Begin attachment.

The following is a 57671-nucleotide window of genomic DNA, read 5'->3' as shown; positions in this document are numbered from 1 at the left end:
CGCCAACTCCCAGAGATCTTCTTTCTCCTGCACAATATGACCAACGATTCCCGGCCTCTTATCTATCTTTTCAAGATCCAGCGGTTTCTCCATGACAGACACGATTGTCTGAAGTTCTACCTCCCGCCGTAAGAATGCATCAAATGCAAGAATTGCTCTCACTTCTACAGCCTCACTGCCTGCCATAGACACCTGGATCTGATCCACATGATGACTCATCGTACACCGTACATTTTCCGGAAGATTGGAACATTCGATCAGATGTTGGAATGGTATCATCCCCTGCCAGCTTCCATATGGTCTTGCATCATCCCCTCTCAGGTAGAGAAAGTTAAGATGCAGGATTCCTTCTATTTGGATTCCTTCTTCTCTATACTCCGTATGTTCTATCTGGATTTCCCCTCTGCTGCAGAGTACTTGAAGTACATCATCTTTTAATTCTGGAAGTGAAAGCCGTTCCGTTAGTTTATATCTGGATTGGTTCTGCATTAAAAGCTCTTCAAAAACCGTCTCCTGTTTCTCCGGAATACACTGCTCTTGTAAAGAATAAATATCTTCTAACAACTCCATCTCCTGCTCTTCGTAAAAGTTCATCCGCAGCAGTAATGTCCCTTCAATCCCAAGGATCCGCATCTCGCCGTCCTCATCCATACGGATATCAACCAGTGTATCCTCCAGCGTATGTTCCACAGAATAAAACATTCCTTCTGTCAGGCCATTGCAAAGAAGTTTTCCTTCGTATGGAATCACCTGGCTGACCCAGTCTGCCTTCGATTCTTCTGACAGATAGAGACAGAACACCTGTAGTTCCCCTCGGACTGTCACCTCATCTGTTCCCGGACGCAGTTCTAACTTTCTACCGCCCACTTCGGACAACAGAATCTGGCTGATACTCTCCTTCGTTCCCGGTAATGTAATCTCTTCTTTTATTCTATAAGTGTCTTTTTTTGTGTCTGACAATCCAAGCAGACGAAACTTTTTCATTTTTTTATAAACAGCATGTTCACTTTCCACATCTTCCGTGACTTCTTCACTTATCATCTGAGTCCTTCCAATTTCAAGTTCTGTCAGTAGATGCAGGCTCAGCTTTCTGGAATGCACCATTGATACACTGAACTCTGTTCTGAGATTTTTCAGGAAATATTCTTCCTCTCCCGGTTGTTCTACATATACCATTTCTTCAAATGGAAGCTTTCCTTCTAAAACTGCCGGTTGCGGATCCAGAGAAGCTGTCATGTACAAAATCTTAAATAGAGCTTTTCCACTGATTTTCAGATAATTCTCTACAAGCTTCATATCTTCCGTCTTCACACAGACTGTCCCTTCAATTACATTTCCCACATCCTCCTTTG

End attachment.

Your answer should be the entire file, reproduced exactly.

The following is a 57671-nucleotide window of genomic DNA, read 5'->3' as shown; positions in this document are numbered from 1 at the left end:
CGCCAACTCCCAGAGATCTTCTTTCTCCTGCACAATATGACCAACGATTCCCGGCCTCTTATCTATCTTTTCAAGATCCAGCGGTTTCTCCATGACAGACACGATTGTCTGAAGTTCTACCTCCCGCCGTAAGAATGCATCAAATGCAAGAATTGCTCTCACTTCTACAGCCTCACTGCCTGCCATAGACACCTGGATCTGATCCACATGATGACTCATCGTACACCGTACATTTTCCGGAAGATTGGAACATTCGATCAGATGTTGGAATGGTATCATCCCCTGCCAGCTTCCATATGGTCTTGCATCATCCCCTCTCAGGTAGAGAAAGTTAAGATGCAGGATTCCTTCTATTTGGATTCCTTCTTCTCTATACTCCGTATGTTCTATCTGGATTTCCCCTCTGCTGCAGAGTACTTGAAGTACATCATCTTTTAATTCTGGAAGTGAAAGCCGTTCCGTTAGTTTATATCTGGATTGGTTCTGCATTAAAAGCTCTTCAAAAACCGTCTCCTGTTTCTCCGGAATACACTGCTCTTGTAAAGAATAAATATCTTCTAACAACTCCATCTCCTGCTCTTCGTAAAAGTTCATCCGCAGCAGTAATGTCCCTTCAATCCCAAGGATCCGCATCTCGCCGTCCTCATCCATACGGATATCAACCAGTGTATCCTCCAGCGTATGTTCCACAGAATAAAACATTCCTTCTGTCAGGCCATTGCAAAGAAGTTTTCCTTCGTATGGAATCACCTGGCTGACCCAGTCTGCCTTCGATTCTTCTGACAGATAGAGACAGAACACCTGTAGTTCCCCTCGGACTGTCACCTCATCTGTTCCCGGACGCAGTTCTAACTTTCTACCGCCCACTTCGGACAACAGAATCTGGCTGATACTCTCCTTCGTTCCCGGTAATGTAATCTCTTCTTTTATTCTATAAGTGTCTTTTTTTGTGTCTGACAATCCAAGCAGACGAAACTTTTTCATTTTTTTATAAACAGCATGTTCACTTTCCACATCTTCCGTGACTTCTTCACTTATCATCTGAGTCCTTCCAATTTCAAGTTCTGTCAGTAGATGCAGGCTCAGCTTTCTGGAATGCACCATTGATACACTGAACTCTGTTCTGAGATTTTTCAGGAAATATTCTTCCTCTCCCGGTTGTTCTACATATACCATTTCTTCAAATGGAAGCTTTCCTTCTAAAACTGCCGGTTGCGGATCCAGAGAAGCTGTCATGTACAAAATCTTAAATAGAGCTTTTCCACTGATTTTCAGATAATTCTCTACAAGCTTCATATCTTCCGTCTTCACACAGACTGTCCCTTCAATTACATTTCCCACATCCTCCTTTG